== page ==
When you’re trying to get a book published, the most difficult thing to deal with is rejection letters. They’re virtually inevitable. In order to deal with it, perseverance is needed, the ability to face one’s fears.
Fortunately for Melissa Step-hens, all she had to do was open her book to get that needed dose of encouragement.
“I’d get a little discouraged, but you just have to keep trying,” she said.
It paid off. Stephens, a resident of Burnside, has written a children’s book that’s now available through online booksellers.
A hairstylist at Reflections Salon and member of Jordan Baptist Church in Burnside, Stephens wrote “The Many Adventures of Filbert the Frog.”
The book, which came out just this week, tells multiple stories with positive, useful messages for youth — one about sharing, one about facing one’s fears and one about following the rules.
The characters include some of the most fun figures in the animal kingdom — a baby frog, raccoon, and rabbit.
Stephens never necessarily saw herself as an author, but has always enjoyed creating stories.
“I’ve just been writing here and there for a while,” she said. “I enjoy reading to kids, reading to my boys.”
Stephens, has two sons — Patrick, age 6, and Aaron, 4. It’s because of them that she made an effort to get “Filbert the Frog” into print.
“I never really thought about trying to get anything published (but) my older son was talking to me one day, asking me why I never tried,” she said. “He thought they were good.”
So Stephens submitted her work to publishers. And submitted. And submitted. And finally, it paid off.
“I was very excited,” she said of the moment she found out a publishing company was interested. “It was hard to believe.”
Tate Publishing and Enterprises bit on the project. “They offered that if I did the book cover, then they would publish it for me,” said Stephens. “My two cousins worked on that and sent it all in, and when it was approved, (the book) was printed.”
The lessons contained in the book stem in many ways from Stephens’ own Christian values, and offer situations and emotions that are very relatable for a wide range of readers.
“I found my inspiration in my children,” she said, “and these are some values I as a parent hope to instill in them.”
Some of them are simple but important morals that can help children better navigate the often tricky world of social interaction.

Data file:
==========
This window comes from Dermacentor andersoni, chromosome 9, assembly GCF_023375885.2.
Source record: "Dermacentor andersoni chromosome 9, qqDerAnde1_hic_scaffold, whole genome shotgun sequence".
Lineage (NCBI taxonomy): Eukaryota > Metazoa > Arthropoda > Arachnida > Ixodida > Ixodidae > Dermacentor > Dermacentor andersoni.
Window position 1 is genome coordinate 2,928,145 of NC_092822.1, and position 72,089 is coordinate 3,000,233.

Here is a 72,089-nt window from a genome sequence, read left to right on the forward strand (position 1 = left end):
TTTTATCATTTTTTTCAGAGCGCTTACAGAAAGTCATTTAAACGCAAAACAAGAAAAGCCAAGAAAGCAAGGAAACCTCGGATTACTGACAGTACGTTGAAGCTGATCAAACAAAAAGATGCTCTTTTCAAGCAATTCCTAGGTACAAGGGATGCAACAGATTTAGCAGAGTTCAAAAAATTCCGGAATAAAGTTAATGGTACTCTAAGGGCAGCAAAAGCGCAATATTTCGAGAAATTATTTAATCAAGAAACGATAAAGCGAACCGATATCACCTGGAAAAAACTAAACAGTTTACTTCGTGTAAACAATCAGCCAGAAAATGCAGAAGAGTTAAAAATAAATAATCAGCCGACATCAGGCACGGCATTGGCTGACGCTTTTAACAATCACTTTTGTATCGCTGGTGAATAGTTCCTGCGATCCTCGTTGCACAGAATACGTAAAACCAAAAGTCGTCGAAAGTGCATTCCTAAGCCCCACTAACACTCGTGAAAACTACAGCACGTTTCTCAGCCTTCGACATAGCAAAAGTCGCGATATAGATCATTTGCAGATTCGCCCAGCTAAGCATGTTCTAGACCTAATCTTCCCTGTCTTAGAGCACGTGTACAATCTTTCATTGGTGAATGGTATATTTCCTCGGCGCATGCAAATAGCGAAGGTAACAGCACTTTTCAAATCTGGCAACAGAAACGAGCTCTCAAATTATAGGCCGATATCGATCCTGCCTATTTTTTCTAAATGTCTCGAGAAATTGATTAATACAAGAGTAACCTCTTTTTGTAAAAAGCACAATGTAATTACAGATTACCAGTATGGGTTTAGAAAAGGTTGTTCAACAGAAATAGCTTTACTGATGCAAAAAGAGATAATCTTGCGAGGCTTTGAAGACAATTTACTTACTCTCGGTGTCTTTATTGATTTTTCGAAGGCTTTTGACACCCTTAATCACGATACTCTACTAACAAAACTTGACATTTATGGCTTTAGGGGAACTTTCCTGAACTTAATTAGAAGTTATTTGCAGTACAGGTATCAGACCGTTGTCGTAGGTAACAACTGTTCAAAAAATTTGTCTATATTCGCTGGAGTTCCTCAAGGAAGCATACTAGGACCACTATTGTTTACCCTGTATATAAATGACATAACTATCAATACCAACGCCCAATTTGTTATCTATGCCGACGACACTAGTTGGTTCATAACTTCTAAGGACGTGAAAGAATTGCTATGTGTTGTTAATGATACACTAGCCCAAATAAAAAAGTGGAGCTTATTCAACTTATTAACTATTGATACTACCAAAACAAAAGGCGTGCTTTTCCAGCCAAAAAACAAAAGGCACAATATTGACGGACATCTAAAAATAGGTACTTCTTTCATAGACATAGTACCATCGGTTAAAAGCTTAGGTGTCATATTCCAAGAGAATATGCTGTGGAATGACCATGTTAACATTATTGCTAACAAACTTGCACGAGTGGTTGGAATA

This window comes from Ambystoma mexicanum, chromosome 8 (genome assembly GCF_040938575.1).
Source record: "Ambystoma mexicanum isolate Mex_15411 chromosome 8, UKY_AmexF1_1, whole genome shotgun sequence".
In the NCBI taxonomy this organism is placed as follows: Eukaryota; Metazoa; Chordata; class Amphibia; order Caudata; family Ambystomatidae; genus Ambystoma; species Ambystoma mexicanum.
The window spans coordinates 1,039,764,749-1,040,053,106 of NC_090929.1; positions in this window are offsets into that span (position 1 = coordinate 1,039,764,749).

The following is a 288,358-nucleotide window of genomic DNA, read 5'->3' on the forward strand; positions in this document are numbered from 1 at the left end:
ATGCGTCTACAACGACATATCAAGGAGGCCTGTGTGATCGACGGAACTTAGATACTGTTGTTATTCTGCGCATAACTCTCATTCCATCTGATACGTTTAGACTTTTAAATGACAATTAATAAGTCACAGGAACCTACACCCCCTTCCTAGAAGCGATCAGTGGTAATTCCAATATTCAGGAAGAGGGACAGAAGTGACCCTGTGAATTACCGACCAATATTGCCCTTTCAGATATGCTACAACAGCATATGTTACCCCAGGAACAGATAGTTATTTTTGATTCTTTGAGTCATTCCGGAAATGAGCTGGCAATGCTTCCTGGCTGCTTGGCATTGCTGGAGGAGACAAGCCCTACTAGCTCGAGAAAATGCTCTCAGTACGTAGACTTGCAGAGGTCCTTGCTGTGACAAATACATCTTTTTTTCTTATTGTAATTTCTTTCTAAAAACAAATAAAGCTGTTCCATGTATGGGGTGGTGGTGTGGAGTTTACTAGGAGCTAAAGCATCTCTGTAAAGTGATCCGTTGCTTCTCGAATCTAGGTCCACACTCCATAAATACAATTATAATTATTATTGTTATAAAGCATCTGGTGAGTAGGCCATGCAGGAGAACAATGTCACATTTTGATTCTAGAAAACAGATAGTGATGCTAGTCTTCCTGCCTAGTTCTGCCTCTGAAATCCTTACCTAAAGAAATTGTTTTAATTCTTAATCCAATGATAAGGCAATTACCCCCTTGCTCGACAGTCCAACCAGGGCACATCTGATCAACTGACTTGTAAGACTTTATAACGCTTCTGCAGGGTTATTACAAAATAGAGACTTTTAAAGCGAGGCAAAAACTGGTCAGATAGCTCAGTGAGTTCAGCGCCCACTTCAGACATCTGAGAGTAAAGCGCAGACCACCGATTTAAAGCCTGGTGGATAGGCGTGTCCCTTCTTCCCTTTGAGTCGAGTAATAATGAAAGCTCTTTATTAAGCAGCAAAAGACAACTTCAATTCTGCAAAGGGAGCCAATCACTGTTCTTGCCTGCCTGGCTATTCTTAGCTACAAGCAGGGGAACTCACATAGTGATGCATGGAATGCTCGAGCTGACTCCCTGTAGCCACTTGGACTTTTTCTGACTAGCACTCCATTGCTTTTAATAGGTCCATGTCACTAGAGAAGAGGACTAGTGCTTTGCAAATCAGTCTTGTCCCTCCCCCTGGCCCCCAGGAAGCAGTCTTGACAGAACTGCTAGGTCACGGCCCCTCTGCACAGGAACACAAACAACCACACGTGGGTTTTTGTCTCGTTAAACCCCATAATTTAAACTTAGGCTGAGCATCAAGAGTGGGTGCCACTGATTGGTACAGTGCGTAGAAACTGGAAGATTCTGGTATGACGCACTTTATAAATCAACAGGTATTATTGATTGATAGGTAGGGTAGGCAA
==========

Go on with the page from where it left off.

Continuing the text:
“It’s like the first (story), where the rabbit has a fear of being in the water,” she said. “He doesn’t swim with his other two friends. He just sits and watches. He enjoys them being there with him. He has to face his fear later and does so with their help, but it’s also about accepting your friends for who they are.
“They’re important things you want kids to know,” she added. “You always have kids with disabilities and people who are different, and you should accept everyone.”
Other stories were more directly inspired by Stephens’ faith and the struggles that believers often have in life.
“The one story where the frog doesn’t do what he parents tell him, then he gets scared when he goes out and is lost,” said Stephens. “That kind of reminded me of how sometimes I’ve got away from the Lord and feel lost without him.
“The last story was about sharing, an issue that comes up almost daily at our house,” she added. “It is so important to us to teach our kids about sharing with each other. This year at Christmas I had the boys pick out two toy each to give to other children who may not have a toy for Christmas. It was wonderful to me that after the strain of giving that first toy they got excited and kept bringing me things to give.”
Published by Tate Publishing and Enterprises, the book is available through bookstores nationwide, from the publisher at www.tatepublishing.com/bookstore, or by visiting barnesandnoble.com or amazon.com. Stephens also noted that interested customers can look on www.booksamillion.com.
“I do,” she said regarding whether or not she’s felt God has had a hand in her new journey as a children’s author. “I feel He’s given me the ability to do it and has really blessed me. I’m thankful to be able to do it.”